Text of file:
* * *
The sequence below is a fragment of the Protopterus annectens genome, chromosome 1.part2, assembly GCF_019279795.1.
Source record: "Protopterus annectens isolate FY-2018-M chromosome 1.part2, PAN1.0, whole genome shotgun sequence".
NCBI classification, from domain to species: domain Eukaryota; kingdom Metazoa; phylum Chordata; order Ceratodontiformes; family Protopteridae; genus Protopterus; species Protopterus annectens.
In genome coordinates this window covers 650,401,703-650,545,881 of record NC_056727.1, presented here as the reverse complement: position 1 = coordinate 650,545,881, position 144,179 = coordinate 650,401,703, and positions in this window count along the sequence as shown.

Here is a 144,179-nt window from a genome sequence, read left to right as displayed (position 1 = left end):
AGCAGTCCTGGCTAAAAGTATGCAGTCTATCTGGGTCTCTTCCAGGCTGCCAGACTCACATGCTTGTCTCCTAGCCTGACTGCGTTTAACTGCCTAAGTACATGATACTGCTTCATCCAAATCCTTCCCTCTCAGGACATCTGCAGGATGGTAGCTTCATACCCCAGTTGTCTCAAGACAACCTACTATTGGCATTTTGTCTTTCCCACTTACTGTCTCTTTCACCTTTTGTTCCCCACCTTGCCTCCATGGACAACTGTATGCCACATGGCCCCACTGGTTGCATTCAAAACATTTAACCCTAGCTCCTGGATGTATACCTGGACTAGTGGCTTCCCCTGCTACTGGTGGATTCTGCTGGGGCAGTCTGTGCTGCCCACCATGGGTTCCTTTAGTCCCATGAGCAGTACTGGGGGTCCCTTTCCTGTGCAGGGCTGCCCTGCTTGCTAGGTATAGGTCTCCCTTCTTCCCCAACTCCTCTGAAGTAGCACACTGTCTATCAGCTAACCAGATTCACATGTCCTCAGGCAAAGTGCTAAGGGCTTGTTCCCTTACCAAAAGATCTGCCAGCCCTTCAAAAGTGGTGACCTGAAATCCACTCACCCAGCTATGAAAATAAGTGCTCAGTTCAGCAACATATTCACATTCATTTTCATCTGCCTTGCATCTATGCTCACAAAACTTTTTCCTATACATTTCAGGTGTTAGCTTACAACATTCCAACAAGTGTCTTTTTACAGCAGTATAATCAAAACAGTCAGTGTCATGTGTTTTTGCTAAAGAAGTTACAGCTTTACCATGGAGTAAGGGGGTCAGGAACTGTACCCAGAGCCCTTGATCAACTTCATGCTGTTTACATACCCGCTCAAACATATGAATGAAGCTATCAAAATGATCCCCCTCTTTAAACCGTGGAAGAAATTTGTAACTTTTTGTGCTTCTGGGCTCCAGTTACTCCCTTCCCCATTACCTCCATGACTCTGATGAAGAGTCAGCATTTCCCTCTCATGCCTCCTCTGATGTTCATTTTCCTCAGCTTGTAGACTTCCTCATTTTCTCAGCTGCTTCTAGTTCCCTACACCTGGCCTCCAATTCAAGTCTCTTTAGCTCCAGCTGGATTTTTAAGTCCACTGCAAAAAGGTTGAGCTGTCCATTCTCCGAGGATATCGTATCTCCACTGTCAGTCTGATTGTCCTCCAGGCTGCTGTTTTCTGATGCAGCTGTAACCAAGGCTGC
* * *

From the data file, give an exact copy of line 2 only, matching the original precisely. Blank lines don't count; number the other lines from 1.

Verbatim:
Source record: "Protopterus annectens isolate FY-2018-M chromosome 1.part2, PAN1.0, whole genome shotgun sequence".